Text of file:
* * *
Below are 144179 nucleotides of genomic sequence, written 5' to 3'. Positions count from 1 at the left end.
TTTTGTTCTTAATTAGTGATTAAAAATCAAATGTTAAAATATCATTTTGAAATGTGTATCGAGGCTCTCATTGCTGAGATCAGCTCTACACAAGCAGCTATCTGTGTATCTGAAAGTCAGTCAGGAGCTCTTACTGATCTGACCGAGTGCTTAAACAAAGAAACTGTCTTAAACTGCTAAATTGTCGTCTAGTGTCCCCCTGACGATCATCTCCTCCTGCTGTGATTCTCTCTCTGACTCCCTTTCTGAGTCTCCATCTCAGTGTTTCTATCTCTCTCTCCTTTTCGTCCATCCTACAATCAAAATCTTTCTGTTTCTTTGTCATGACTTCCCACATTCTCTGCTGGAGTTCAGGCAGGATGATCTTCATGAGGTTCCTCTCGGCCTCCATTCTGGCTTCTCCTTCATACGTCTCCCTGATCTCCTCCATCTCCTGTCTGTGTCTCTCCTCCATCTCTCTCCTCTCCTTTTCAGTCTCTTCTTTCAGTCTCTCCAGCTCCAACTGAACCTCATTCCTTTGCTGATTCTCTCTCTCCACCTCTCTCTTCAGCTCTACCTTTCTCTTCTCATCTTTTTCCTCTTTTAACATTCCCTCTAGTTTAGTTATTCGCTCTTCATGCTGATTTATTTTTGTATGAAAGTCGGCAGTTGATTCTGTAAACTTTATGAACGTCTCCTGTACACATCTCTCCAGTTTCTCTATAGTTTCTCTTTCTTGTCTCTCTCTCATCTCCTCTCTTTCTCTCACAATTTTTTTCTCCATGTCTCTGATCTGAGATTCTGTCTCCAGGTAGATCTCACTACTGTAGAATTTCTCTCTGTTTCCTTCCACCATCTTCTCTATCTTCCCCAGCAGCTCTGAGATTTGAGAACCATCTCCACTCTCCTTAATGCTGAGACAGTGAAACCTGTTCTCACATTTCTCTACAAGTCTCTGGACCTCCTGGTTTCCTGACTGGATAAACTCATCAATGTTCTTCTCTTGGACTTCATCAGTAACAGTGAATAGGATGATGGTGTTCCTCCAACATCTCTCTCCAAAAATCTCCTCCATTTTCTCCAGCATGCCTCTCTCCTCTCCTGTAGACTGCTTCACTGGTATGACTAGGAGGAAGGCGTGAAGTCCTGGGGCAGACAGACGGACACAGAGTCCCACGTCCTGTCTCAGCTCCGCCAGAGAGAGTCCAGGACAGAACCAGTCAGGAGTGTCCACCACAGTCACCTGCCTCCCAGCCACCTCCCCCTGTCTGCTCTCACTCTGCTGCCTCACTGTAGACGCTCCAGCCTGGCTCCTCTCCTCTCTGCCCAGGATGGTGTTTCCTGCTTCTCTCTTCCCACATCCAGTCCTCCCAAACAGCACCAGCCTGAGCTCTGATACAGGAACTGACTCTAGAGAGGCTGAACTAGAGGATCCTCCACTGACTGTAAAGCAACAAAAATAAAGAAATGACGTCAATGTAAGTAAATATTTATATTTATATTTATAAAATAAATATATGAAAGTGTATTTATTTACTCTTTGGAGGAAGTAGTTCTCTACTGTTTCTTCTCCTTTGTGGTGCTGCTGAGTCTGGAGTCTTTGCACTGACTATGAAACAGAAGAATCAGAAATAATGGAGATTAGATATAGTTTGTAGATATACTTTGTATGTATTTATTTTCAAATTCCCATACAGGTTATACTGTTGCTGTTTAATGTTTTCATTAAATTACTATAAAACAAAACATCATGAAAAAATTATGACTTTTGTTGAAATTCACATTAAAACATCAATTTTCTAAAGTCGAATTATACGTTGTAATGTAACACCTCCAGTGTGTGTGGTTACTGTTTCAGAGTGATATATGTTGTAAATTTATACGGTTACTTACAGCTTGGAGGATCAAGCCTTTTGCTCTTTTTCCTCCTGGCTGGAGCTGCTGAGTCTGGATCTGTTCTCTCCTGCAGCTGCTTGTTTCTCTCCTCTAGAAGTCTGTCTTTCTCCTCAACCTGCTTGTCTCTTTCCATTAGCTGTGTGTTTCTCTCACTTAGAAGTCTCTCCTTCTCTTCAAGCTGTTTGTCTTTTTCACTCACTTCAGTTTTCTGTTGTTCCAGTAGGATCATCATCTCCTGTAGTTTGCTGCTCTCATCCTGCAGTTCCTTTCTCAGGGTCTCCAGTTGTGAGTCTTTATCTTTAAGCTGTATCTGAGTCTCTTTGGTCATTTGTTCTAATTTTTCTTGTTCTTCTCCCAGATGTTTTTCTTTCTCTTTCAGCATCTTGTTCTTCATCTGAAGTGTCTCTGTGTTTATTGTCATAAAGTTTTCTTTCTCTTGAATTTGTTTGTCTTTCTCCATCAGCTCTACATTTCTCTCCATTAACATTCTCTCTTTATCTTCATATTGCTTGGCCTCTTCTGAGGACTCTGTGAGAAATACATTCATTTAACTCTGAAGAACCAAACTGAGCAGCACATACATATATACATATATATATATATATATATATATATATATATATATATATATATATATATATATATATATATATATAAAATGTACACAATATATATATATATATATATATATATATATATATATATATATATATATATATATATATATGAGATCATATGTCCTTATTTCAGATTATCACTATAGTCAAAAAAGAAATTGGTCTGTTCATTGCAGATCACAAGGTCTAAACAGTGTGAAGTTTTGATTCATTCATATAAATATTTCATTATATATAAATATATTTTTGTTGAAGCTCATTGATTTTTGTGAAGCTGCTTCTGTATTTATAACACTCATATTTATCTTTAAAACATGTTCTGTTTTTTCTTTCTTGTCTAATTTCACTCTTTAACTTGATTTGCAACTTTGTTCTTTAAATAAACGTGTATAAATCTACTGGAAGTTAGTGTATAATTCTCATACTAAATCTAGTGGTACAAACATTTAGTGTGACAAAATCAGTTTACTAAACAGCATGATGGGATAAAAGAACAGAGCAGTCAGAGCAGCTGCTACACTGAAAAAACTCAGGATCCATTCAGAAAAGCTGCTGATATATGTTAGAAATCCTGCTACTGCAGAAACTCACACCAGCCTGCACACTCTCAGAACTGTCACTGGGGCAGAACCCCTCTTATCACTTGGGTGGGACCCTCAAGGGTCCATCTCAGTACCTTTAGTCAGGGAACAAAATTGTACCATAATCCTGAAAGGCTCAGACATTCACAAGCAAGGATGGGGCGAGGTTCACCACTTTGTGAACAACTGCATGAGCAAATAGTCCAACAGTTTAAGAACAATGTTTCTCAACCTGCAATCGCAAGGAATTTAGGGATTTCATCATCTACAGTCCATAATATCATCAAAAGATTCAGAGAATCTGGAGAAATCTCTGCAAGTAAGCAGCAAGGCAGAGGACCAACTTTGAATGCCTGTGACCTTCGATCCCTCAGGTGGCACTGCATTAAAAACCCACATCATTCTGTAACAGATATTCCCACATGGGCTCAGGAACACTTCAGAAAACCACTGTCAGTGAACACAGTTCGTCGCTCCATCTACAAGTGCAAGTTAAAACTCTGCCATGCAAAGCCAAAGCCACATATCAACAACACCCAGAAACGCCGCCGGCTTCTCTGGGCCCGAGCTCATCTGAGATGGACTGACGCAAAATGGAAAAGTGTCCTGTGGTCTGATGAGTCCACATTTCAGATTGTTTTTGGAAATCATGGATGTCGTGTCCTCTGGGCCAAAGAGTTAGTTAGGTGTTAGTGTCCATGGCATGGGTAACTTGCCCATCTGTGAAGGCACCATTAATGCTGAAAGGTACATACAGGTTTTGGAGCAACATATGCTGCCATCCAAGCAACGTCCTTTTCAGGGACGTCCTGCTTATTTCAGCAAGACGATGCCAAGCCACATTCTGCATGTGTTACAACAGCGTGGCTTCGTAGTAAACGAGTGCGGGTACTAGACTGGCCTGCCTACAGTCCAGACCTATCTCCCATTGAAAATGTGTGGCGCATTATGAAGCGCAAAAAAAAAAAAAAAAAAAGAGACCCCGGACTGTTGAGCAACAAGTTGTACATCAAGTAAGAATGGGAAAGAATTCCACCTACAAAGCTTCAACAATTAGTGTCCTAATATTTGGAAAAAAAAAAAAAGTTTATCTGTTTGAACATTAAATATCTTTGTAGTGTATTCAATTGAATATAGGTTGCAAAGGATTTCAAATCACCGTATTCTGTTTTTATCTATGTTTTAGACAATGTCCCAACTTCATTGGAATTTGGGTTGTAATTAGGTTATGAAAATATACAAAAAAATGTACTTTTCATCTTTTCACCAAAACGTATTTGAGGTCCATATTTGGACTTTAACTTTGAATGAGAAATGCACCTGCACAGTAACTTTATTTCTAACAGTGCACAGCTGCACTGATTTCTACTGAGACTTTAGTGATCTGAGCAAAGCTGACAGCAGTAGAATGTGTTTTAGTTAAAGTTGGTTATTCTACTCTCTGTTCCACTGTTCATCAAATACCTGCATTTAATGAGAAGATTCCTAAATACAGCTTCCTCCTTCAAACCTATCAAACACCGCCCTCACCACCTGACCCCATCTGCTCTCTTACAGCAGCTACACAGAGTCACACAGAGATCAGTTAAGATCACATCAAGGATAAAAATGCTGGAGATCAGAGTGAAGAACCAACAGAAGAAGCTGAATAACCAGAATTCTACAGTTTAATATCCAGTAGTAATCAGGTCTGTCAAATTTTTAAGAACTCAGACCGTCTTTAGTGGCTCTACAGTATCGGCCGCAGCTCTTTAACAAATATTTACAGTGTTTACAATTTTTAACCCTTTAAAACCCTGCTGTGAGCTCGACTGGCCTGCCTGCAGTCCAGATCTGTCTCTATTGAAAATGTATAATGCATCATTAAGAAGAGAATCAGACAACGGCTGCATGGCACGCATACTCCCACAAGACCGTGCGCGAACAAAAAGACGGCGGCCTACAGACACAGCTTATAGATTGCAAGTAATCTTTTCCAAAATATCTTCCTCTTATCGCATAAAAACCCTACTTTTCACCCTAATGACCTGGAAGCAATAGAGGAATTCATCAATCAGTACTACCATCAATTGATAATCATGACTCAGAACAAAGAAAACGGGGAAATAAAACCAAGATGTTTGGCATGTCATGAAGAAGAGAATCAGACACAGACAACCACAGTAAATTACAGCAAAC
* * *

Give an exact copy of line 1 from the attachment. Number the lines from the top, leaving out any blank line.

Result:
Below are 144179 nucleotides of genomic sequence, written 5' to 3'. Positions count from 1 at the left end.